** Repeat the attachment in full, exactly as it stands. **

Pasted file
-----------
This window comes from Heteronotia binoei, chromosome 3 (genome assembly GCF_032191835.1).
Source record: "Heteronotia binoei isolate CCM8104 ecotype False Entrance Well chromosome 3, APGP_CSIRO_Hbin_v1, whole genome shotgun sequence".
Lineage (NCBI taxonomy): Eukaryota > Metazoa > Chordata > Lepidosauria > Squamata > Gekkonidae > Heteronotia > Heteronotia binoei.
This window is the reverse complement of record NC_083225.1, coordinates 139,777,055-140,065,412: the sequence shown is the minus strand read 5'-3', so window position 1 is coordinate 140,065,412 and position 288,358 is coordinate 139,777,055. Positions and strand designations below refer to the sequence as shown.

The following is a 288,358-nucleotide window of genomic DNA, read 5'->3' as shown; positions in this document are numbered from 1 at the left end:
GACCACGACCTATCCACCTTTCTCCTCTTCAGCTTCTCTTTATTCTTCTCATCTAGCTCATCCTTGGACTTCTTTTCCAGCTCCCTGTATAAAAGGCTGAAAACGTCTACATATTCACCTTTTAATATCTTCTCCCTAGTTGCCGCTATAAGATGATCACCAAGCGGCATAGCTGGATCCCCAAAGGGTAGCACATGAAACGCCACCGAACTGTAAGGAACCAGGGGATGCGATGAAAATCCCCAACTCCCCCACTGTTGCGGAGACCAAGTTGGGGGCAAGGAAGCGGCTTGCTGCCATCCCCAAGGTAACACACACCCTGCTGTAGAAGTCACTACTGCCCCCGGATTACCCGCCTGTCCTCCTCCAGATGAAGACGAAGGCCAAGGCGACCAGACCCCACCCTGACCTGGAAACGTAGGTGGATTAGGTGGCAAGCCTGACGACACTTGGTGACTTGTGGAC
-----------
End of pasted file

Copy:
This window comes from Heteronotia binoei, chromosome 3 (genome assembly GCF_032191835.1).
Source record: "Heteronotia binoei isolate CCM8104 ecotype False Entrance Well chromosome 3, APGP_CSIRO_Hbin_v1, whole genome shotgun sequence".
Lineage (NCBI taxonomy): Eukaryota > Metazoa > Chordata > Lepidosauria > Squamata > Gekkonidae > Heteronotia > Heteronotia binoei.
This window is the reverse complement of record NC_083225.1, coordinates 139,777,055-140,065,412: the sequence shown is the minus strand read 5'-3', so window position 1 is coordinate 140,065,412 and position 288,358 is coordinate 139,777,055. Positions and strand designations below refer to the sequence as shown.

The following is a 288,358-nucleotide window of genomic DNA, read 5'->3' as shown; positions in this document are numbered from 1 at the left end:
GACCACGACCTATCCACCTTTCTCCTCTTCAGCTTCTCTTTATTCTTCTCATCTAGCTCATCCTTGGACTTCTTTTCCAGCTCCCTGTATAAAAGGCTGAAAACGTCTACATATTCACCTTTTAATATCTTCTCCCTAGTTGCCGCTATAAGATGATCACCAAGCGGCATAGCTGGATCCCCAAAGGGTAGCACATGAAACGCCACCGAACTGTAAGGAACCAGGGGATGCGATGAAAATCCCCAACTCCCCCACTGTTGCGGAGACCAAGTTGGGGGCAAGGAAGCGGCTTGCTGCCATCCCCAAGGTAACACACACCCTGCTGTAGAAGTCACTACTGCCCCCGGATTACCCGCCTGTCCTCCTCCAGATGAAGACGAAGGCCAAGGCGACCAGACCCCACCCTGACCTGGAAACGTAGGTGGATTAGGTGGCAAGCCTGACGACACTTGGTGACTTGTGGAC